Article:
A new 3D printing venture is opening up in a remote village in India called Taurus 3D. The village, Ayikudi, could not only see job opportunities, but people in the area could also benefit from the product, prosthetic limbs.
For those living in the most rural and remote regions of India, the loss of an arm, or even a hand, can also mean the loss of one’s livelihood.
As much of the available employment in rural India is in farm labour, losing a limb and being unable to work can leave an entire family without the income it needs to survive for weeks on end. Although prosthetic limbs are available, rural residents often have to travel huge distances to rehab clinics in large urban centres to be fitted for one.
For at least one rural community, however, that may be changing as Jerry Ennett, the founder of Taurus 3D in Stratford, is preparing to travel to the town of Ayikudi in southern India to train staff at the Amar Seva Sangam rehab clinic to use 3D printing technology to create custom-fitted prosthetics onsite.
“There will be five days of training, design training and technical skills training, and then a few days of case study work where we find a patient that could benefit and document the case study – hopefully two or three of those,” Ennett said. “I’m also brining a documentary filmmaker so we can document that and maybe distribute that film to other clinics.”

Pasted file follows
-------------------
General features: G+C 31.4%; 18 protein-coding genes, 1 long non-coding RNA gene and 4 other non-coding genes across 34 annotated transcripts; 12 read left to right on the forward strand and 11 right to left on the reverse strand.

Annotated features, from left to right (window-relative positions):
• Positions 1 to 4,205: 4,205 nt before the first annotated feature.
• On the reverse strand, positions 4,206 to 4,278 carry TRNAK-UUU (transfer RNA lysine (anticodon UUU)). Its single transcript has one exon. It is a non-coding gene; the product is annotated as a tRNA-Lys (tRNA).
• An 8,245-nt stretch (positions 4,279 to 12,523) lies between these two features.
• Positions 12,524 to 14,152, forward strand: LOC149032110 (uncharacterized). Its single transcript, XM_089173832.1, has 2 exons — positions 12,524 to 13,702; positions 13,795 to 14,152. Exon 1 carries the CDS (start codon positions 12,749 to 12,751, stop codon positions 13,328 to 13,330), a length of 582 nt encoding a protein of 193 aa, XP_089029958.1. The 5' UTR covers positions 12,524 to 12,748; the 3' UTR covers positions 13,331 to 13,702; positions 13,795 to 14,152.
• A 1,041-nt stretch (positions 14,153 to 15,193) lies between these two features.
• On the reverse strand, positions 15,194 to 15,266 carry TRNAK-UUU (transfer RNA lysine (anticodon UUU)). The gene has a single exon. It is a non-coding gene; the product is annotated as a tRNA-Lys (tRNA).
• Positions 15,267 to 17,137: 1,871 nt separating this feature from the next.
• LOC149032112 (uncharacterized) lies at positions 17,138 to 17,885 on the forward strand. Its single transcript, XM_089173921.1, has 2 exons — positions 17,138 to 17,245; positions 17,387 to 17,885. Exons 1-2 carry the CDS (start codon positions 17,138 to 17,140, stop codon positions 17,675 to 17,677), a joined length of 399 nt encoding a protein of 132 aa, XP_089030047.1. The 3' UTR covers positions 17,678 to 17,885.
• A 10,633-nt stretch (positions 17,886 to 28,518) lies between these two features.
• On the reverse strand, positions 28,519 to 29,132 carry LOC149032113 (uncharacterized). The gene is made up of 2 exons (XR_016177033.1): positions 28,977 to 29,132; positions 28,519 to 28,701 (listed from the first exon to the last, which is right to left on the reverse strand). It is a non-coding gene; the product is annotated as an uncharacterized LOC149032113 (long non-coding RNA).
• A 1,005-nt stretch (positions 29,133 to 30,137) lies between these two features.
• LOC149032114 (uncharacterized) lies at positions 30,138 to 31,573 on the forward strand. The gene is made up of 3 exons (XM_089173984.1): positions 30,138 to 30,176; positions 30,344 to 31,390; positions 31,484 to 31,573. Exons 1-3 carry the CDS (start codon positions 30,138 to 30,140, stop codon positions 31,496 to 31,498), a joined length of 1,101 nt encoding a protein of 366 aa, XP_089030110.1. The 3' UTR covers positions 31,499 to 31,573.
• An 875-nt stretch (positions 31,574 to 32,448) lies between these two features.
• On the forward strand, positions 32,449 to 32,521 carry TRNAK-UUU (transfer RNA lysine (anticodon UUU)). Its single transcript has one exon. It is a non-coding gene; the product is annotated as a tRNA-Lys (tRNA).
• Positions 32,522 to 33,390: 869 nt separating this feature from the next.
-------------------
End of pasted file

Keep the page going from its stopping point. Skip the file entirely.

Departing from Canada on Nov. 14, Ennett will bring with him two 3D printers – one that will be used for training purposes and will return to Canada with Ennett, while the other will be donated to the rehab clinic to facilitate the printing of prosthetic limbs.
“The biggest problem in these remote regions is there are no printers and there’s no education there. So we’re bringing and donating the 3D printer for them and the materials, and then as patients come in, through emails they can send me photos and I can design a device and then email them the design file back, and then all they have to do is print it off,” Ennett explained.
“This clinic has to turn down about 16-20 amputees each month, who then have to take weeks off work to go to Chennai or Mumbai to where the nearest clinic is. So our goal is to initially serve those 16-20 patients every month.”